Calendar icon May 17, 2023

5 Property Management Mistakes that make you a Bad Property Manager

We all make mistakes. But when in comes to property management mistakes, the consequences can be tremendous. Property managers balance so many moving pieces, and fixing even the smallest mistakes or bad habits can make a huge difference to your resident experience and your business growth.

From hiring people who aren’t a good fit to letting tenant screenings slide, there are plenty of predictable characteristics of what some might call a bad property manager. 

But it’s not always as straightforward as it seems.

So, we decided to seek out an expert on property management who could talk to us about how property managers can avoid the most common property management mistakes. 

Meet the Expert: Michael Catalano

Michael Catalano is a lifer in the industry and has unique insights as a founding partner of PURE Property Management. We asked him for the five most common mistakes made by property managers are and he delivered.

‍Michael Catalano is co-founder and general partner of Silicon Valley-based PURE Property Management, the fastest growing profitable residential property management and technology company in the U.S. As a second-generation property manager with over 25 years of experience running, growing, and acquiring property management companies, Catalano is an industry insider looking to transform the traditionally cumbersome and complex process of managing properties. PURE acquires hyperlocal property management companies and invests in their people, processes, and technology to achieve market leadership in their location.

1. Mismanaging Trust Accounting

“One of the biggest mistakes I see newer property owners make is not actively managing and understanding their trust accounting,” says Catalano. “Trust accounting discrepancies can do more than jeopardize your bottom line. Depending on the state you live in, big shortages can put you out of business or even in jail.” 

The key to avoiding any discrepancies is to have the right people in place. Trust accounting in rental property management requires a more specialized understanding of the industry than a traditional CPA often has. The accountant you hire needs to have a deep knowledge of how money fluidly moves through all stakeholders, specifically in the property management industry - residents, property investors, and vendors. They need to keep accurate and up-to-date accounting so that you always know what your resources are. While shortages do come up occasionally, even with the most well-run companies, knowing and troubleshooting to find the problem right away will help avoid bigger discrepancies later.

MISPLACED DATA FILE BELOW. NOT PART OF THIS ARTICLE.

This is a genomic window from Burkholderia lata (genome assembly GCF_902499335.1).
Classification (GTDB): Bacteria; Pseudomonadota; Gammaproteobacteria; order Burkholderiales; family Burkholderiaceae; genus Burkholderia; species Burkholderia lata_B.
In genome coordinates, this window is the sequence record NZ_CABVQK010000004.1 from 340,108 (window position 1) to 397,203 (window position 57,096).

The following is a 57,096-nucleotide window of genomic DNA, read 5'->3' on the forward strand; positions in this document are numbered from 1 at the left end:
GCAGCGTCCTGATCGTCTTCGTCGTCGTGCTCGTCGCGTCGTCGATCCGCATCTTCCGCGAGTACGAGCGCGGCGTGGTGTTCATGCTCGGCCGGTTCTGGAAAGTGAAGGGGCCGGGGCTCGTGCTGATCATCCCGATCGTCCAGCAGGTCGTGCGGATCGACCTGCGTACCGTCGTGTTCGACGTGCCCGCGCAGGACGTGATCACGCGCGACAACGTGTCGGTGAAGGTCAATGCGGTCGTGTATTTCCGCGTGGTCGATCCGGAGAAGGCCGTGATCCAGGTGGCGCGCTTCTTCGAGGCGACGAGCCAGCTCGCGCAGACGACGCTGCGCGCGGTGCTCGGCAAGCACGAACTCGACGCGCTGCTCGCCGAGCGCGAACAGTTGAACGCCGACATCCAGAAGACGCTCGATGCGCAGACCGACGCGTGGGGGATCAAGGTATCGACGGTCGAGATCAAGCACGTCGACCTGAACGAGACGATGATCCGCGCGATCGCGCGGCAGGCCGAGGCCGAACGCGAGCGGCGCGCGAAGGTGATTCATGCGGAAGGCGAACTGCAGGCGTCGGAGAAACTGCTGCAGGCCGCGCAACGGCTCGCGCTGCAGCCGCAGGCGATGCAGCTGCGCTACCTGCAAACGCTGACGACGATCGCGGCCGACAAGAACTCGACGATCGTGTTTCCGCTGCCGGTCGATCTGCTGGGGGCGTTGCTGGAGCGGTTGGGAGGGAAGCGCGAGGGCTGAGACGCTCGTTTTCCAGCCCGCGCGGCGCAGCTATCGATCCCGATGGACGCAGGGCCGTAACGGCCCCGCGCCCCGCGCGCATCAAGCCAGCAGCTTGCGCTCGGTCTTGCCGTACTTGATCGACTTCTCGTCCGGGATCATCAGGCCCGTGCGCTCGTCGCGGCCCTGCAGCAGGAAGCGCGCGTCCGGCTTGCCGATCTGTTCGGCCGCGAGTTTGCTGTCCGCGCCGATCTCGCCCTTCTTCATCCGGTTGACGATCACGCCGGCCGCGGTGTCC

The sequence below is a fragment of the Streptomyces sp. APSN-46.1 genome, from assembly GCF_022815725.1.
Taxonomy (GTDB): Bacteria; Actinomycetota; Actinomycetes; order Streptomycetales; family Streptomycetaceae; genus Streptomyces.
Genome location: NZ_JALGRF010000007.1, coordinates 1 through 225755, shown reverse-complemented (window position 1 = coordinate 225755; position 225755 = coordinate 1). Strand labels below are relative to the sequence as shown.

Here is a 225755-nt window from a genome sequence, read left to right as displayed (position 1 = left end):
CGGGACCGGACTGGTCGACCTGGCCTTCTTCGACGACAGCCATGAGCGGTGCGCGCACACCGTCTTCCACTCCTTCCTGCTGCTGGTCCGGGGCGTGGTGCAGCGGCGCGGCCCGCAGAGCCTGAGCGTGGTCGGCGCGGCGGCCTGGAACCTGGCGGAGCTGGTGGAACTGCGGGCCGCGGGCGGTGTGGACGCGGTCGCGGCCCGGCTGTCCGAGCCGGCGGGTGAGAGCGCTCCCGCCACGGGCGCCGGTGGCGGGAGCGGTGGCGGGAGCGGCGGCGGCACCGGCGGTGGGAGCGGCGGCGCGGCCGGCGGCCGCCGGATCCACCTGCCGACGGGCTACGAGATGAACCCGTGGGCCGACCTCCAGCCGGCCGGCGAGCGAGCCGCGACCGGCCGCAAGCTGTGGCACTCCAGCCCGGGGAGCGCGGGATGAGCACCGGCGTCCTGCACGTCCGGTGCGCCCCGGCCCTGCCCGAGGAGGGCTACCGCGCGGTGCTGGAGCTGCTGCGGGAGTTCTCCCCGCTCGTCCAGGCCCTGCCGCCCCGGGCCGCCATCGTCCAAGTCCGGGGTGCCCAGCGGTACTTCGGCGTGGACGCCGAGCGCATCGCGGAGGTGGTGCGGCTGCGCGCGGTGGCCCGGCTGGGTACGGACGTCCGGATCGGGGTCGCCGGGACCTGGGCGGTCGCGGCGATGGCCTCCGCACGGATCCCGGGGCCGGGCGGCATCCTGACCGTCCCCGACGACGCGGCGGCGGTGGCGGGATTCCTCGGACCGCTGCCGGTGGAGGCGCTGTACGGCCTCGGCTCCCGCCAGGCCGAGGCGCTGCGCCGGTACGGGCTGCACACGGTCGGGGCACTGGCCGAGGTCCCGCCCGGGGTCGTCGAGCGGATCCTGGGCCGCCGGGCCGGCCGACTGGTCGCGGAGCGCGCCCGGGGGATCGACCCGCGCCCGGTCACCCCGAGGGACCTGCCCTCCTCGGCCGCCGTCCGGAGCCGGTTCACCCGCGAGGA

“Every owner should be monitoring trust accounts with their CPA at least monthly, and for some states, it is a licensing requirement. In these states, if you have a negative in a trust account, you will lose your license and can also be fined or jailed. Shortages in a trust account usually occur when money from a client has been placed in the wrong client account, commingling funds. As soon as you commingle, you break the law in most states.” 

Catalano really stresses the importance of getting this right the first time and offers two important suggestions: 

“Number one, put someone in place that understands this. Fortunately, there are now many accountants and firms that specialize in trust accounting. You can find the best for you by talking to your colleagues and checking references before hiring.